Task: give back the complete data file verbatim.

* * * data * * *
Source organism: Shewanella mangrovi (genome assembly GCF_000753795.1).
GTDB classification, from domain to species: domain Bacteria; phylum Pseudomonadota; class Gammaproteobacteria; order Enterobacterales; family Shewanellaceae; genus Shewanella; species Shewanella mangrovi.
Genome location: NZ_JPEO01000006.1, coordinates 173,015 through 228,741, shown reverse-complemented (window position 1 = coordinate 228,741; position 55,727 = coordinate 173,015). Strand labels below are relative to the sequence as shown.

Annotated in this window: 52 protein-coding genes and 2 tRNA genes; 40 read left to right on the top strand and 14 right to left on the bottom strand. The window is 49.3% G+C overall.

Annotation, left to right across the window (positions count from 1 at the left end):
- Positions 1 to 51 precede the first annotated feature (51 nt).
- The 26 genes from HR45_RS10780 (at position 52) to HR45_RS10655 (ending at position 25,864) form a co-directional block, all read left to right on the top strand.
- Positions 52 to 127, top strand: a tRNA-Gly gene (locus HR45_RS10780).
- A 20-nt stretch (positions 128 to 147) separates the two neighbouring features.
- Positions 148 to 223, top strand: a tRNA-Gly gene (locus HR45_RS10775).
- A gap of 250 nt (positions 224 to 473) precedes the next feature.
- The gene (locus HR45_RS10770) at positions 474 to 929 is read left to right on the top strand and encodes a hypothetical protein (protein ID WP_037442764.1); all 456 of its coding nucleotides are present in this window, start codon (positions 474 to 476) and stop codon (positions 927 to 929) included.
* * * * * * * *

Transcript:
Source organism: Shewanella mangrovi (genome assembly GCF_000753795.1).
GTDB classification, from domain to species: domain Bacteria; phylum Pseudomonadota; class Gammaproteobacteria; order Enterobacterales; family Shewanellaceae; genus Shewanella; species Shewanella mangrovi.
Genome location: NZ_JPEO01000006.1, coordinates 173,015 through 228,741, shown reverse-complemented (window position 1 = coordinate 228,741; position 55,727 = coordinate 173,015). Strand labels below are relative to the sequence as shown.

Annotated in this window: 52 protein-coding genes and 2 tRNA genes; 40 read left to right on the top strand and 14 right to left on the bottom strand. The window is 49.3% G+C overall.

Annotation, left to right across the window (positions count from 1 at the left end):
- Positions 1 to 51 precede the first annotated feature (51 nt).
- The 26 genes from HR45_RS10780 (at position 52) to HR45_RS10655 (ending at position 25,864) form a co-directional block, all read left to right on the top strand.
- Positions 52 to 127, top strand: a tRNA-Gly gene (locus HR45_RS10780).
- A 20-nt stretch (positions 128 to 147) separates the two neighbouring features.
- Positions 148 to 223, top strand: a tRNA-Gly gene (locus HR45_RS10775).
- A gap of 250 nt (positions 224 to 473) precedes the next feature.
- The gene (locus HR45_RS10770) at positions 474 to 929 is read left to right on the top strand and encodes a hypothetical protein (protein ID WP_037442764.1); all 456 of its coding nucleotides are present in this window, start codon (positions 474 to 476) and stop codon (positions 927 to 929) included.